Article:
Negatively charged nanoparticles produced by splashing of water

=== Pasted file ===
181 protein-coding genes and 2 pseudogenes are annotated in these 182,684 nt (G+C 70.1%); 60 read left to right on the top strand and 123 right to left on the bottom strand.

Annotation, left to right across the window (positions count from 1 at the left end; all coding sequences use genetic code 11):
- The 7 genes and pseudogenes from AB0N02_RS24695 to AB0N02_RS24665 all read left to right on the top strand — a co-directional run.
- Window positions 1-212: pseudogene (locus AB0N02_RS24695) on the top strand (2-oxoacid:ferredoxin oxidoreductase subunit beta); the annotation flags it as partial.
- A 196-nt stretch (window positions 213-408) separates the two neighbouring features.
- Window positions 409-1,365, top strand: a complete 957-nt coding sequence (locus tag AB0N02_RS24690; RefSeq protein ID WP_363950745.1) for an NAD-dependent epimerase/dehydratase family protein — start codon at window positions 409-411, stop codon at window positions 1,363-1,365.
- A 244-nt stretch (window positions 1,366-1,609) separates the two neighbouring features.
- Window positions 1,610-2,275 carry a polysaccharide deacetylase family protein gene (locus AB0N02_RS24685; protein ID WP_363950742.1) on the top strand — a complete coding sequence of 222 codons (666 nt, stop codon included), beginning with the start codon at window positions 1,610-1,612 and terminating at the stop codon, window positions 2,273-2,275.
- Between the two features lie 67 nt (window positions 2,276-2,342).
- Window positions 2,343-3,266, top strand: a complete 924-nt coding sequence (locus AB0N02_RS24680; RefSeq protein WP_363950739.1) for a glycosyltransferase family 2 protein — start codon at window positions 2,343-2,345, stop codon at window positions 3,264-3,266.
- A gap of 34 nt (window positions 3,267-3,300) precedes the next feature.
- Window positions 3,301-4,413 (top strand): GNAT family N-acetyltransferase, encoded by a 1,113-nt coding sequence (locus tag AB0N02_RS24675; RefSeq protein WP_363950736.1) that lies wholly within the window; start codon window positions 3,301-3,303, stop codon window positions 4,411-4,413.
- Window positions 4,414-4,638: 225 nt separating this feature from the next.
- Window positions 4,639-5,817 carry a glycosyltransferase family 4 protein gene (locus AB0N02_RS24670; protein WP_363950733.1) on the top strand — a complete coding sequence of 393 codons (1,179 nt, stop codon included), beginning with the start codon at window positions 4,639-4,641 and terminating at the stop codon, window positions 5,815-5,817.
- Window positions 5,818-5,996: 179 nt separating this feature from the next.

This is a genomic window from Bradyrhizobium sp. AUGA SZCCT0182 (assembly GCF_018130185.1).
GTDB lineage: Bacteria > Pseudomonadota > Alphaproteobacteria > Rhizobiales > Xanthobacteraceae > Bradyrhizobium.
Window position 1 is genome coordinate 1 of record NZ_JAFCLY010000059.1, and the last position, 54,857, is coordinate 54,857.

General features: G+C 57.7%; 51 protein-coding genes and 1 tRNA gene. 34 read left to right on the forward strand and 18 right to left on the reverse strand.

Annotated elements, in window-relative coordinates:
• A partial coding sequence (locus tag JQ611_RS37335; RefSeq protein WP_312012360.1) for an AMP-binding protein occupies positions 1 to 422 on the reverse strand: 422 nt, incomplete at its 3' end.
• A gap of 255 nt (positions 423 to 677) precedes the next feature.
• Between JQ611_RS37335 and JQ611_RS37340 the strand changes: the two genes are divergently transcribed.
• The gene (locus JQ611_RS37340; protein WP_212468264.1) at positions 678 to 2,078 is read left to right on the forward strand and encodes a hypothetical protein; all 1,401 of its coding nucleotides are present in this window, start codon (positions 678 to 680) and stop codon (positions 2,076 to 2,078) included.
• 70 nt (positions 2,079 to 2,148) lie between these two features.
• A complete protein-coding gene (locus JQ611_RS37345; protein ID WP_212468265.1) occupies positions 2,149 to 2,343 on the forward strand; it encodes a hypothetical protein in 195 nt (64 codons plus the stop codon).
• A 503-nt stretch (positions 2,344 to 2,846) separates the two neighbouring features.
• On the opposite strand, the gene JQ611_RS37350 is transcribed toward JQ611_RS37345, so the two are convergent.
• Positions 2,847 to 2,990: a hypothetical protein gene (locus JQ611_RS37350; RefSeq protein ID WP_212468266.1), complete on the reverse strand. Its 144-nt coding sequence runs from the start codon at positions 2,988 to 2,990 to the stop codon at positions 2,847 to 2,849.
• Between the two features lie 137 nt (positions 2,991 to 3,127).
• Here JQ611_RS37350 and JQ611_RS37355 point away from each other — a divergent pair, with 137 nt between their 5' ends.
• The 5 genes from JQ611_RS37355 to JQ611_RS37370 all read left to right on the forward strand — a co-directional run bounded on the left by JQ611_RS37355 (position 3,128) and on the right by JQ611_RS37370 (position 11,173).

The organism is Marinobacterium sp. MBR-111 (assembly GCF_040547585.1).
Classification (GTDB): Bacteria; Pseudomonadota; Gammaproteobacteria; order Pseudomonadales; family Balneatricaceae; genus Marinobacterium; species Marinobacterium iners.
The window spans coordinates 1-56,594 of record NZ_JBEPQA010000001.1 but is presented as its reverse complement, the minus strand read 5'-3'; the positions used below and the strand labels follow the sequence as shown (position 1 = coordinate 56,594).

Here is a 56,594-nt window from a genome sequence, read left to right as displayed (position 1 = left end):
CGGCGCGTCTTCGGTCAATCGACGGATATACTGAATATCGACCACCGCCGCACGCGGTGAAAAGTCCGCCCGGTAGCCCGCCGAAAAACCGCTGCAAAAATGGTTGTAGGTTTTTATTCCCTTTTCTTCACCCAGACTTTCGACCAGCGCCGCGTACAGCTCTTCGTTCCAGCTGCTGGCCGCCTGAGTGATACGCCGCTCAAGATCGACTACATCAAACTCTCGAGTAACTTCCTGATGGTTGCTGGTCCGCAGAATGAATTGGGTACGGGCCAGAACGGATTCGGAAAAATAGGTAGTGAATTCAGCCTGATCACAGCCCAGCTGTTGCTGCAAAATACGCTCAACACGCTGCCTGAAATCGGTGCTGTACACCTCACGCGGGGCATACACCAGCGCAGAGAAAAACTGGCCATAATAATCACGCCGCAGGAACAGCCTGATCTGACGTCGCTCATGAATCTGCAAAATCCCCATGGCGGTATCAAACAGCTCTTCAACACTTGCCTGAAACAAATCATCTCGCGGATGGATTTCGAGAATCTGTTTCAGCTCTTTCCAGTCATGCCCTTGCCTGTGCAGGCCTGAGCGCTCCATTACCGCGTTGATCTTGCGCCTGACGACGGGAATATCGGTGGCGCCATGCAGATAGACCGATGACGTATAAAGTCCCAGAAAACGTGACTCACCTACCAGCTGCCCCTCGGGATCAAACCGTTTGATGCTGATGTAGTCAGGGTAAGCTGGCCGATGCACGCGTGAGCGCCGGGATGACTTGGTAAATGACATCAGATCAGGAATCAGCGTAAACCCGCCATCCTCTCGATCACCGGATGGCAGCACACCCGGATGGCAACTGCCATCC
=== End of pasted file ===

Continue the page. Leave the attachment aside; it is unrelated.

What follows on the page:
The production of splashing-generated balloelectric intermediate ions was studied by means of mobility spectrometry in the atmosphere during the rain and in a laboratory experiment simulating the heavy rain. The partial neutralization of intermediate ions with cluster ions generated by beta rays suppressed the space charge of intermediate ions but preserved the shape of the mobility distribution. The balloelectric ions produced from the waterworks water of high TDS (Total Dissolved Solids) had about the same mobilities as the ions produced from the rainwater of low TDS. This suggests that the balloelectric ions can be considered as singly charged water nanoparticles. By different measurements, the diameter mode of these particles was 2.2-2.7 nm, which is close to the diameter of 2.5 nm of the Chaplin's 280-molecule magic icosahedron superclusters. The measurements can be explained by a hypothesis that the pressure of saturated vapor over the nanoparticle surface is suppressed by a number of magnitudes due to the internal structure of the particles near the size of 2.5 nm. The records of the concentration bursts of balloelectric ions in the atmosphere are formally similar to the records of the nucleation bursts but they cannot be qualified as nucleation bursts because the particles are not growing but shrinking.